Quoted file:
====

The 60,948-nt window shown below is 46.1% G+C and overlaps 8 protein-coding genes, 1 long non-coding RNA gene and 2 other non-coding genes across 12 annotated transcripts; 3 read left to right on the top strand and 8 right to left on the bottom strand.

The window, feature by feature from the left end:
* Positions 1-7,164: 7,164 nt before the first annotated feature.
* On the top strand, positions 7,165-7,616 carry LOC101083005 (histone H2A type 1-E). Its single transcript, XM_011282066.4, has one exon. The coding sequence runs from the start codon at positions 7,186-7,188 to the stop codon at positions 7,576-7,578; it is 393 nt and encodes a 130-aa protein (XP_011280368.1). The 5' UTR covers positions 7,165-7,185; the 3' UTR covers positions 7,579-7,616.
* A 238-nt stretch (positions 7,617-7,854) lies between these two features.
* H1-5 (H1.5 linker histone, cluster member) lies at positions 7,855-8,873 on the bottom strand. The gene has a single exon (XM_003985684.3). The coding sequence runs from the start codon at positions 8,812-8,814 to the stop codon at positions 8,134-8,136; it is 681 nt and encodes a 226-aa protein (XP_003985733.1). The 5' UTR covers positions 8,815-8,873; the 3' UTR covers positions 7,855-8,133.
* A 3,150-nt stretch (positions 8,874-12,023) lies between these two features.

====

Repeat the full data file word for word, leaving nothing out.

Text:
The 60,948-nt window shown below is 46.1% G+C and overlaps 8 protein-coding genes, 1 long non-coding RNA gene and 2 other non-coding genes across 12 annotated transcripts; 3 read left to right on the top strand and 8 right to left on the bottom strand.

The window, feature by feature from the left end:
* Positions 1-7,164: 7,164 nt before the first annotated feature.
* On the top strand, positions 7,165-7,616 carry LOC101083005 (histone H2A type 1-E). Its single transcript, XM_011282066.4, has one exon. The coding sequence runs from the start codon at positions 7,186-7,188 to the stop codon at positions 7,576-7,578; it is 393 nt and encodes a 130-aa protein (XP_011280368.1). The 5' UTR covers positions 7,165-7,185; the 3' UTR covers positions 7,579-7,616.
* A 238-nt stretch (positions 7,617-7,854) lies between these two features.
* H1-5 (H1.5 linker histone, cluster member) lies at positions 7,855-8,873 on the bottom strand. The gene has a single exon (XM_003985684.3). The coding sequence runs from the start codon at positions 8,812-8,814 to the stop codon at positions 8,134-8,136; it is 681 nt and encodes a 226-aa protein (XP_003985733.1). The 5' UTR covers positions 8,815-8,873; the 3' UTR covers positions 7,855-8,133.
* A 3,150-nt stretch (positions 8,874-12,023) lies between these two features.